Ever laughed at a racist joke? Muslims, Arabs, terrorists?
(Though some see all those as indistinguishable.) If you haven't,
then you're either way too PC, or devoid of fun. Yes we all do it -
but why? Especially when we know it isn't exactly appropriate? This
is the subject explored in Rachel Mars' new show, The Way You Tell
Presented in a stand-up comedy format, Mars makes use of her own
Jewish heritage to demonstrate how humour allows people to get away
with expressing all manner of abhorrent views. Mars, who has been
dabbling in stand-up comedy herself, uses humour to ease the
audience in to the premise of the play.
However, Mars' own comedy falls short of actually truly
demonstrating how gratuitous humour can be. She gives us examples
of jokes others have used, but this has the effect of attending a
lecture on the devices of humour, rather than going to the theatre.
The Way You Tell Them might have had a stronger impact if it
devoted more time to leading its audience into laughing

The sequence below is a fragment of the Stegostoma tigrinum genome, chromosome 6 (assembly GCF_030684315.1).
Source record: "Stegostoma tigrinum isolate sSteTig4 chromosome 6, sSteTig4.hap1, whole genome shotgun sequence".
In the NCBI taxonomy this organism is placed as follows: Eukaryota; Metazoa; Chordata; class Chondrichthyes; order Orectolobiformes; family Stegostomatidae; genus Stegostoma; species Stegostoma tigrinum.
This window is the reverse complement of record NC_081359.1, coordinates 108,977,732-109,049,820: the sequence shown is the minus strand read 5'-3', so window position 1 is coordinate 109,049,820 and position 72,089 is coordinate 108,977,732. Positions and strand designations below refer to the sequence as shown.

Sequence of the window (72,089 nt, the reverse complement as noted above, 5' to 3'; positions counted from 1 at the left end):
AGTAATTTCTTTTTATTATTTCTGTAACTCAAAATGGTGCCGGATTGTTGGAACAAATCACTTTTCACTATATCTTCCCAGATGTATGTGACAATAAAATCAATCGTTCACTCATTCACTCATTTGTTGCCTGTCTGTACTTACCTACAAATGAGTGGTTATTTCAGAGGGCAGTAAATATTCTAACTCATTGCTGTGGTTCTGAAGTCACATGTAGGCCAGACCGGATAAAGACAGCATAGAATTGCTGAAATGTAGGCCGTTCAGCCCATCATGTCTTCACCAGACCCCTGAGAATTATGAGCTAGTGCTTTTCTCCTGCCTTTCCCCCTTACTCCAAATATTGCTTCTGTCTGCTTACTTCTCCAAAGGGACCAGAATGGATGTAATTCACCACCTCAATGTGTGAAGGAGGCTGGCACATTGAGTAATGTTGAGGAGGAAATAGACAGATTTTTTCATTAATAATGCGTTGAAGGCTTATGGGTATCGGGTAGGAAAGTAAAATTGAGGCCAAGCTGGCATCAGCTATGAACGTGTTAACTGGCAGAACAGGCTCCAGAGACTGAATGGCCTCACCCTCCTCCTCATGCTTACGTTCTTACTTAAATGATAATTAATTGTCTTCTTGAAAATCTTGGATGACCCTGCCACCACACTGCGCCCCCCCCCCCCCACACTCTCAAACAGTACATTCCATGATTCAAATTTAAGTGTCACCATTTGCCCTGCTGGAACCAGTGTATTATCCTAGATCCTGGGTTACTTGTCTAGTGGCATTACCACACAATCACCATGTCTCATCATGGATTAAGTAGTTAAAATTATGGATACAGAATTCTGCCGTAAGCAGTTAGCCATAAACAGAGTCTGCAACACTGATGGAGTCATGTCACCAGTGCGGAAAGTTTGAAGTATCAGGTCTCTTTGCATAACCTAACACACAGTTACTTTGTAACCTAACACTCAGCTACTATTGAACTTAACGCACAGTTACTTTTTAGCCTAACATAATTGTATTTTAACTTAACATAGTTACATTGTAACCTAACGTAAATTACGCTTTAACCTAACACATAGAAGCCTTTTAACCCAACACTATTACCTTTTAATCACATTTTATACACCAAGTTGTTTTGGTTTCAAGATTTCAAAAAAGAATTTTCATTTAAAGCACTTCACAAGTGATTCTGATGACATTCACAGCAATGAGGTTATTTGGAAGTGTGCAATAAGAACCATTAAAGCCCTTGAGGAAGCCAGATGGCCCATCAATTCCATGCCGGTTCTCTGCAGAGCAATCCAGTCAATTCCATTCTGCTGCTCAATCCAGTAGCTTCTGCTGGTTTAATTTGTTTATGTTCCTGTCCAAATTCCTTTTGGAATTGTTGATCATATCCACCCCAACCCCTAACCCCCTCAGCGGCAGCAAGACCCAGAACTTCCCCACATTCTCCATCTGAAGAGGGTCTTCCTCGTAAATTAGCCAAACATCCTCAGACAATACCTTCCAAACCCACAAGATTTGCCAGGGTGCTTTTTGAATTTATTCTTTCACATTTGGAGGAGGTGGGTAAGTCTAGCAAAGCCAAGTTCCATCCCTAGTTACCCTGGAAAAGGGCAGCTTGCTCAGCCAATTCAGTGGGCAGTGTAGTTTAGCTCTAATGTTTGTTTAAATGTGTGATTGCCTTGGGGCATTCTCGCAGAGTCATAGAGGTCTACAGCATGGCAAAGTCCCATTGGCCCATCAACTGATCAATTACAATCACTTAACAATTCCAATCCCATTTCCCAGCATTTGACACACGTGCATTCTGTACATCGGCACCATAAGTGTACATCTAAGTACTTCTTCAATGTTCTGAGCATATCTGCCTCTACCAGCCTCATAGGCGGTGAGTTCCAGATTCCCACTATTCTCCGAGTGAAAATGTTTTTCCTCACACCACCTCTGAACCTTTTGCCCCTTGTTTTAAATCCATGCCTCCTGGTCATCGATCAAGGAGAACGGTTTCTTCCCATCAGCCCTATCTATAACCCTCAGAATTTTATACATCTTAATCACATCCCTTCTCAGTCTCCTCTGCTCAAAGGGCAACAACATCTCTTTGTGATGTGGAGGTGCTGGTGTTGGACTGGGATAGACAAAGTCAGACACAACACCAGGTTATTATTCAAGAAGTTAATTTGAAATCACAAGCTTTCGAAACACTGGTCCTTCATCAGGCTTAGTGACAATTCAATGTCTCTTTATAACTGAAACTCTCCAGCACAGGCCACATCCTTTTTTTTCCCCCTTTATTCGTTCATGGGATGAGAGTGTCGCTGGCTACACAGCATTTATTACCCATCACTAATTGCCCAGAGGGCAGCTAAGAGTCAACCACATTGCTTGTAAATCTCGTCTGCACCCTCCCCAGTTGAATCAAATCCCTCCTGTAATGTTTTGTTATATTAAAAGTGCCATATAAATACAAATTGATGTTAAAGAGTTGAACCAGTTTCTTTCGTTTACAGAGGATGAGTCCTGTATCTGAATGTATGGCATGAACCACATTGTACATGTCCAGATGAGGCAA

uproariously at grossly inappropriate jokes, and then proceeding to
make the audience feel terribly guilty. As it stands, the play is
rambling, and the audience seem to tune in and out without ever
really connecting with the material.
There is one joke that Mars tells in order to undercut later, but
it doesn't have the desired effect because the joke simply isn't
funny; it's about a couple who go on a medical trial and only one
survives it - hardly surprising it didn't emit a single laugh.
Later, Mars plays a video of one of the men on the medical trial
being interviewed about it, and he's clearly devastated by his
partner's death. Had we laughed at the story earlier, we would have
felt terribly guilty upon watching this; unfortunately, the
audience never laughed, so it was effectively redundant.
Rachel Mars, whose play Tomboy Blues at Ovalhouse Theatre in 2011
was exceptionally good, is a great performer and clearly talented,
funny and full of fascinating things to say. Unfortunately this
play is only half-baked - it needs to go much further viscerally,
emotionally and narratively in delivering its message. It never
builds up into a climax, the emotion has little depth, the audience
are preached to didactically - but only to be told things we
already know. The Way You Tell Them is an interesting concept, but
sadly, nothing more.
The Way You Tell Them, at the Camden People's Theatre from
9-12, 17-19 and 24-25 January 2013 at 7.30pm.